Take the 2-minute tour ×
Mathematics Stack Exchange is a question and answer site for people studying math at any level and professionals in related fields. It's 100% free, no registration required.

Construct a function which is continuous in $[1,5]$ but not differentiable at $2, 3, 4$.

This question is just after the definition of differentiation and the theorem that if $f$ is finitely derivable at $c$, then $f$ is also continuous at $c$. Please help, my textbook does not have the answer.

share|improve this question
Intuitively, a function is differentiable at a point if the graph of the function at that point is "smooth". –  JavaMan Oct 20 '11 at 17:54
Just make some kind of saw-tooth with peeks in 2, 3, 4. –  Jonas Teuwen Oct 20 '11 at 17:55
Intuitively, a function is continuous if you can "walk" on the graph and it is differentiable if you can see where you came from and where you are going. –  AD. Oct 25 '11 at 18:05
@AD. Intuitively, a real-valued function of one real variable is differentiable if you can "walk" on its graph without stopping. –  Amitesh Datta Oct 26 '11 at 8:59

3 Answers 3

up vote 105 down vote accepted

$|x|$ is continuous, and differentiable everywhere except at 0. Can you see why?

From this we can build up the functions you need: $|x-2| + |x-3| + |x-4|$ is continuous (why?) and differentiable everywhere except at 2, 3, and 4.

share|improve this answer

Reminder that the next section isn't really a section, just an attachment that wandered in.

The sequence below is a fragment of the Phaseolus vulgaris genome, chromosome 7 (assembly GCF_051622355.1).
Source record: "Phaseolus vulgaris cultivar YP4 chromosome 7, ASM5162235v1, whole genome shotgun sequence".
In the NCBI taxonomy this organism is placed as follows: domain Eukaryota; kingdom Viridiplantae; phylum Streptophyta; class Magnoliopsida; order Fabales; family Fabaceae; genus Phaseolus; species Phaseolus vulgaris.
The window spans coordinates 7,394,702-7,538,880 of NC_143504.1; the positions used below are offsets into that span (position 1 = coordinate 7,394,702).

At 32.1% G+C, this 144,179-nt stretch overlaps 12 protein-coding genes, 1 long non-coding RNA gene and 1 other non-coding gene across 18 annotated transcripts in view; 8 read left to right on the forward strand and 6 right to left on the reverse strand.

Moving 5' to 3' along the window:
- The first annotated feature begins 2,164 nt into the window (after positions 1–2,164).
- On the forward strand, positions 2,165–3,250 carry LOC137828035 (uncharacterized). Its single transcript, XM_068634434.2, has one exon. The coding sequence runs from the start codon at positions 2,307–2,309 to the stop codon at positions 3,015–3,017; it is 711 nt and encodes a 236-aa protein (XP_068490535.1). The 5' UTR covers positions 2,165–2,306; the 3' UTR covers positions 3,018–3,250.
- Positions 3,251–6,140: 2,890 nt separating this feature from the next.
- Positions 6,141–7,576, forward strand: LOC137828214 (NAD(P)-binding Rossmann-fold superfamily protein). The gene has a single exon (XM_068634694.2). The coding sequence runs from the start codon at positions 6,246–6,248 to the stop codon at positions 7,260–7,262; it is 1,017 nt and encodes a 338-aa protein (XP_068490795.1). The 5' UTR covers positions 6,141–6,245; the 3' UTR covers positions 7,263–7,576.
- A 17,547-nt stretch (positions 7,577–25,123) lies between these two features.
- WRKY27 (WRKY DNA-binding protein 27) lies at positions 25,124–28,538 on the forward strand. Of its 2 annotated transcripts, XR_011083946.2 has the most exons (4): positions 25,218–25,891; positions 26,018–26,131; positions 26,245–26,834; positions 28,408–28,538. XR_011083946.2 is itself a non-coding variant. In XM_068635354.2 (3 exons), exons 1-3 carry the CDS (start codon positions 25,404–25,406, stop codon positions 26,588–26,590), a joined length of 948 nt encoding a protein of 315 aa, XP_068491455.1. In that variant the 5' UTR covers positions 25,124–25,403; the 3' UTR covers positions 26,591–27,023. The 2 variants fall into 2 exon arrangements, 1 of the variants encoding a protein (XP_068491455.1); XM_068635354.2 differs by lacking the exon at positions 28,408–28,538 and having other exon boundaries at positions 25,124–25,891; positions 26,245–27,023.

$\uparrow$ Change first + sign to a - sign for the infamous $\mathsf{W}$ solution...:) –  Qmechanic Oct 22 at 13:36

$$\ \ \ \ \mathsf{W}\ \ \ \ $$

share|improve this answer
OK, I confess: I always dreamt of reading/posting an answer with only one character... so I could not resist the occasion. –  Did Oct 20 '11 at 19:48
+1 for succinctness. –  aardvarkk Oct 20 '11 at 19:50
Best answer ever! –  J. M. Oct 20 '11 at 22:36
This answer finally made me sign up to math.se (so that I could upvote). –  Heinzi Oct 21 '11 at 8:37
-1 "This answer is not useful" to any one who would actually ask this question. –  Graphth Oct 24 '11 at 3:12

How about $f(x) = \max(\sin(n\pi x),0)$ or perhaps $g(x) = |\sin(n\pi x)|$?

share|improve this answer
You're right, I think, because we're considering only one-sided derivatives at $1$ and $5$. –  Saaqib Mahmuud Aug 16 '13 at 9:45

Your Answer


By posting your answer, you agree to the privacy policy and terms of service.

Not the answer you're looking for? Browse other questions tagged or ask your own question.